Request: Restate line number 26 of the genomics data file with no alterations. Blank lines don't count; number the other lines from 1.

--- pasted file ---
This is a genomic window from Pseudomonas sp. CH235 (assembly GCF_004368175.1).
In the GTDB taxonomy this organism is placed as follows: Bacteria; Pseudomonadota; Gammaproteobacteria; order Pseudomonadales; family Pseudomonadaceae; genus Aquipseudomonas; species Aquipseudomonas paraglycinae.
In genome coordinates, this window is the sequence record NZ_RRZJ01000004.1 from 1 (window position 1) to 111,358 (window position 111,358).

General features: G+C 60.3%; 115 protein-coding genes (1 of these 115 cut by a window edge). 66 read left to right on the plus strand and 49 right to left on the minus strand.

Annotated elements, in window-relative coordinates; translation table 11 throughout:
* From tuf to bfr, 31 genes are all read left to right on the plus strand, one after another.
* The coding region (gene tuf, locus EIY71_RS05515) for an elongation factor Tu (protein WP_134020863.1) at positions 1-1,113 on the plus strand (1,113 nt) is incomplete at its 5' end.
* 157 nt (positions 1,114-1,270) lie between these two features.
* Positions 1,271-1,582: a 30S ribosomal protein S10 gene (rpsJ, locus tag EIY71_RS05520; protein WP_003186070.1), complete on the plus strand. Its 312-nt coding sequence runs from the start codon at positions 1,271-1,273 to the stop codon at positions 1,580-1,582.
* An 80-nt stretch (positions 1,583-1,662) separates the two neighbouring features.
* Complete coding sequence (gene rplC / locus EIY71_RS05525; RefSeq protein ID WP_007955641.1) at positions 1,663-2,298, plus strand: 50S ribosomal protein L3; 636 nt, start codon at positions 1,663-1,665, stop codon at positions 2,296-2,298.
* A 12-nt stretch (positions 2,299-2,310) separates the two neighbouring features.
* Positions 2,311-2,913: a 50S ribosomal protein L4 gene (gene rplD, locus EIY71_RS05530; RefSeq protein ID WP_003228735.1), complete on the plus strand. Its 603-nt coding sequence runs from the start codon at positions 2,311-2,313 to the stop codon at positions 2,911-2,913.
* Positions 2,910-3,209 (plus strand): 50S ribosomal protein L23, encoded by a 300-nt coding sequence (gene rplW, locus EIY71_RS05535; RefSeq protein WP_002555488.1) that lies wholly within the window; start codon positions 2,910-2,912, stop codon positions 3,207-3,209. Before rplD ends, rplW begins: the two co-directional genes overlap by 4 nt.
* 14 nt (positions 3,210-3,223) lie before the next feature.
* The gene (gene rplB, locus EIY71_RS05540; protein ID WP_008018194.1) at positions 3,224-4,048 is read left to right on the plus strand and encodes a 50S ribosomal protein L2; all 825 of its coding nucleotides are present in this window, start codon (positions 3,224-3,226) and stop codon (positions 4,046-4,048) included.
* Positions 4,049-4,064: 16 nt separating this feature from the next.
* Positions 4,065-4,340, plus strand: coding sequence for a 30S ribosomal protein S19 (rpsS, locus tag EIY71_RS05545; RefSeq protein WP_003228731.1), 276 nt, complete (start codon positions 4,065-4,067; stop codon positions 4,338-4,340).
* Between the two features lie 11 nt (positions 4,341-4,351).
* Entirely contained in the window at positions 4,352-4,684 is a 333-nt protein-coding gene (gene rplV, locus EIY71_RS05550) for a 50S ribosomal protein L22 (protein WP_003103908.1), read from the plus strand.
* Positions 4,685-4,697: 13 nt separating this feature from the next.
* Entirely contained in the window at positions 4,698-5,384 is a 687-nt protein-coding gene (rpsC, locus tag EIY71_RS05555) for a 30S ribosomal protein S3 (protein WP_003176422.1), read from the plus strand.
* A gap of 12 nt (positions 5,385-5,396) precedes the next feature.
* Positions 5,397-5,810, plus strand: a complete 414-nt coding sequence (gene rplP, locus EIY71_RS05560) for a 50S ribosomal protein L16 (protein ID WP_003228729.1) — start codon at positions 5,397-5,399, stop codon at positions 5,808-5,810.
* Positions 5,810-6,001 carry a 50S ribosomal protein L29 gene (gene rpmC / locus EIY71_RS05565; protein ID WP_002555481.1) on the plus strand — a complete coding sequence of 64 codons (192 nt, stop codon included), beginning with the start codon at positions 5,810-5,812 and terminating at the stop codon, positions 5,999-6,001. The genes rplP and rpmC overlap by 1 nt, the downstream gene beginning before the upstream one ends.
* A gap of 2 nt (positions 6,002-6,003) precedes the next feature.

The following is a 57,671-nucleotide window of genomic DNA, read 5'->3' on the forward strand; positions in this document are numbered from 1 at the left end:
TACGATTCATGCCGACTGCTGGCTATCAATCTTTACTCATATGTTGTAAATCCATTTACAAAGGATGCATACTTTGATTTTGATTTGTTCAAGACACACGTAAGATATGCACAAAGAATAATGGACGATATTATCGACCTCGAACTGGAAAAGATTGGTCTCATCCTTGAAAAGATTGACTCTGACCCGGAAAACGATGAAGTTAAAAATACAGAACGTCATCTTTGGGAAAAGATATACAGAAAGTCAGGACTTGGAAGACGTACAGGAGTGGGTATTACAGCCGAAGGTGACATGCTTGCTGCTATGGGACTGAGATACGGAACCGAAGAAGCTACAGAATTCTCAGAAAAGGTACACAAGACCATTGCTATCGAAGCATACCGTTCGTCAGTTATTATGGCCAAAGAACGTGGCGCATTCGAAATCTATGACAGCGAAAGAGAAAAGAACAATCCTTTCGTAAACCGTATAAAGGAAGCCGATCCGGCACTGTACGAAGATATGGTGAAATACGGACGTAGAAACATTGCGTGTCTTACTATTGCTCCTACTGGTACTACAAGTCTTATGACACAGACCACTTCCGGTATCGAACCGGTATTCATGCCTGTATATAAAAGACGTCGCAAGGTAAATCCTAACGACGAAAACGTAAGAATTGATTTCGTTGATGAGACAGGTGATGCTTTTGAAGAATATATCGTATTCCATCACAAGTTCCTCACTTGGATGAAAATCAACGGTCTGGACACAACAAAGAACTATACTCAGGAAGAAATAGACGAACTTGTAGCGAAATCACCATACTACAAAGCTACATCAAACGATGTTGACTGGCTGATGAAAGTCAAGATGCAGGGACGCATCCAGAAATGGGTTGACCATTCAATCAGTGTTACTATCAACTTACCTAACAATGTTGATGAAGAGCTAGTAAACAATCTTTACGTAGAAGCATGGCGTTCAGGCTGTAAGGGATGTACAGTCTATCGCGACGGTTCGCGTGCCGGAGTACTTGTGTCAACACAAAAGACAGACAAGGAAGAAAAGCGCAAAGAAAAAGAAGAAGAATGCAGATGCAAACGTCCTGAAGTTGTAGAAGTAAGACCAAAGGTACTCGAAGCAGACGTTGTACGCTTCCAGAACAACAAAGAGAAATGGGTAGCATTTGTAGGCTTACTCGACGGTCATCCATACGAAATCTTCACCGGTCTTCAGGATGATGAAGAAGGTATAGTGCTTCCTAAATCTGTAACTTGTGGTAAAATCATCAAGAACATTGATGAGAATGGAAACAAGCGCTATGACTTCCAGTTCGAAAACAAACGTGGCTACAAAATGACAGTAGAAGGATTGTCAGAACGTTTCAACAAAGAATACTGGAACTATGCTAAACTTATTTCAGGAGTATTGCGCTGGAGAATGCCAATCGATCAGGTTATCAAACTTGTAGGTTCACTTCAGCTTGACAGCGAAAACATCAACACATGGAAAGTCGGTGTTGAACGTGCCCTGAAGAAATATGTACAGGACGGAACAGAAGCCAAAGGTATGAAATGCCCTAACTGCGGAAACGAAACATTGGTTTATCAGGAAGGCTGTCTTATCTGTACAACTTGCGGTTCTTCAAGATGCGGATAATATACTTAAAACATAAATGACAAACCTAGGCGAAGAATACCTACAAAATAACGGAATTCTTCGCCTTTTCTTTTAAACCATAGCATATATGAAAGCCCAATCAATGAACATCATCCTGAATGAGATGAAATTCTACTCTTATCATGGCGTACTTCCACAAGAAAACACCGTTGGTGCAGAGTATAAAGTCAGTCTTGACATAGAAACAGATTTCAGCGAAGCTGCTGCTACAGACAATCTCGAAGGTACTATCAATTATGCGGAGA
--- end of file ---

* A gap of 2 nt (positions 6,002-6,003) precedes the next feature.